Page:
(I’m loving that it’s a New Year, but I assume you’ve done all of your celebrating, so I’m just going to jump right in.)
So, where were we? Ah, right, mixed messages in your brain about who you are.
Let me give you a current example. The question I’ve gotten more than any other question in the past two weeks is this very harmless, very innocent one: How was your holiday?
But every time I get asked this, I have a choice to make: am I really going to answer this question with the thoughts in my head right now, or am I going to tell another version that is more consistent with who I am and who I want to be?
Here is the first answer: “Well, I have two children, ages 1 and 3, who have zero impulse control. My husband and I spent most of our time chasing them around at other people’s houses, shooing them away from things that are really, really shiny and tempting, like ornaments, Christmas lights, and presents. All we wanted to do was sit down for 5 minutes and relax and get to be part of grown-up conversations we could hear happening all around us. We all ate way too much butter and sugar, and my kids got a lot of things they don’t need. So now, there are toys all over our basement, many of which they probably won’t even play with because they will lose half the pieces. All I want to do is recreate the Christmas magic I remember as a kid, but I just wind up frustrated and exhausted and desperate for January 1.”
Here is the second answer: “Really nice! The kids had a great time with their cousins. My husband and I got to spend time with each of our families. We’re so lucky that everyone is healthy, and that we could all get together, eat really good food, and share rituals—like gift-giving—that we enjoy. It was a reminder of how fortunate we are.”
Neither answer is a lie, yet they are completely different. The first comes from the thoughts of the moment (the small picture), and the second comes from the way best-self-Judi thinks of the holidays (thebig picture) The thing about big picture reflections is that it is really, really hard to channel them when you are in the middle of the small picture. There isn’t space to breathe and find the big message when you’re stuck in the small. But if you don’t, you wind up perpetually in the small picture, and all of your messages come from there.
That’s a problem, because the messages that inspire you and motivate your people need to come from the big picture—from the stuff that you know is true. So. . .¬† I know that I am exponentially blessed and lucky to have these amazing, healthy, gorgeous children, who are just little forces of joy. (Focus on the joy, right?) I 100 percent believe this—in the big picture. I love to tell stories, in the big picture. I love challenges, in the big picture. I love clients, in the big picture. I love being healthy, in the big picture. In the small picture, I want to eat cookies, be left alone, sleep, and look at pretty blogs.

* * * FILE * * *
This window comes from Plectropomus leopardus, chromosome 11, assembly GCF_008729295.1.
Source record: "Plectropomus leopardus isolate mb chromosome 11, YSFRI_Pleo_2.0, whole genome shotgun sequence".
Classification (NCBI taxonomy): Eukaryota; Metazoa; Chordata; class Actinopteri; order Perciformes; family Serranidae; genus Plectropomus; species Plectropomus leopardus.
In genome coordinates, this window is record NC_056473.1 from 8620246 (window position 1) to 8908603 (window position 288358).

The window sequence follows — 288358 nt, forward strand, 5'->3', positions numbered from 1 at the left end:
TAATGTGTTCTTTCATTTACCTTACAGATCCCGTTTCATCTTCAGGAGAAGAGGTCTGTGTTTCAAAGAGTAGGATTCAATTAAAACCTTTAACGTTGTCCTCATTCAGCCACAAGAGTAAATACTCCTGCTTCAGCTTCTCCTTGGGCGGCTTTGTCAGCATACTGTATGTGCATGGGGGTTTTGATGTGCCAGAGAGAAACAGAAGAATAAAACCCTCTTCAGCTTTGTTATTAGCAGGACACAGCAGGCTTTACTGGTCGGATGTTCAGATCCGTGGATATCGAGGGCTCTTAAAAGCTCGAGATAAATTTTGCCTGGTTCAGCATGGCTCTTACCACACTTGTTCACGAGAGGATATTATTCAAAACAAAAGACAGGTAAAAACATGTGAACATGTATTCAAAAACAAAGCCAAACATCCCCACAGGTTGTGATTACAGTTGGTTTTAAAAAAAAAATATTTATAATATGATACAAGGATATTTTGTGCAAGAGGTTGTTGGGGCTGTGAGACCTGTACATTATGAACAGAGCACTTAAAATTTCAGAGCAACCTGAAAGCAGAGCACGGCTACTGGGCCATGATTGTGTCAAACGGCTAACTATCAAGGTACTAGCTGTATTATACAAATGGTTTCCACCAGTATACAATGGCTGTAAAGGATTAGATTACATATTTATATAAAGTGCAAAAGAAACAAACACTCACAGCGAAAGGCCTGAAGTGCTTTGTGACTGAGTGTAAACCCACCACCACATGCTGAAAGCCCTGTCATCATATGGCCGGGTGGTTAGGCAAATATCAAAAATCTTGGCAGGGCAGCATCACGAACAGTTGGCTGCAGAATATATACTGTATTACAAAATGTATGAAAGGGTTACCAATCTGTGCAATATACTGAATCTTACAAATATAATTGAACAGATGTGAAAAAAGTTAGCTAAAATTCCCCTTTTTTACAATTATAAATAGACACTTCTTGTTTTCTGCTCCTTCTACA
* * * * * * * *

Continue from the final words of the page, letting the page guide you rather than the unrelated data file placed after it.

It’s sort of like if you ask me how it’s going during the last 15 seconds of a two-minute interval of sprinting. I will only grunt, growl, wheeze, and maybe hit you. Instead, ask me two weeks later, after I’ve shaved 30 seconds off my 5K time. Then, I’ve got a message for you about why intervals are awesome speed-builders.
So, is it a lie?
I started thinking about the way we have to toggle back and forth between our thoughts of the moment and our best self thoughts last week, when I revised the “about” page on my web site. I took on this task in the middle of holiday-week-small-picture-syndrome. So everything I wrote felt ridiculous, fraudulent even. My story felt like a lie. It was so utterly positive and happy, and I was in no way feeling positive or happy. Yet, I know that overall, I am a positive and happy person, with a positive and happy message about telling stories, living your bliss, and being your best self. But if I had waited until I “believed” it again . . . well, my bio page would still not be updated.
I used to think you had to wait for inspiration to write the good stuff. It sounds romantic, doesn’t it? The problem is, it’s crap. You have to create the big picture, right now, with your words. The rest of you will get on board.
We learn a lot from the short-terms struggles, and plenty of people have brilliant brands based on self-deprecation, or poking fun at the little picture (Louis C.K. comes to mind). The little picture is great material—for standup comedy, or for figuring crap out. But your messaging needs to stay big. How else are you going to move your people from their little picture to their big picture?
And as for “authenticity”: It’s just an overused word. Let’s all agree to stop using it. (I’m probably the worst offender, I know.) As long as you show up for the big picture most of the time, you’re not lying. But don’t wait for it to tap you on the shoulder and say, “hey, lighten up!”
Just show up. Put it forward, and show up.
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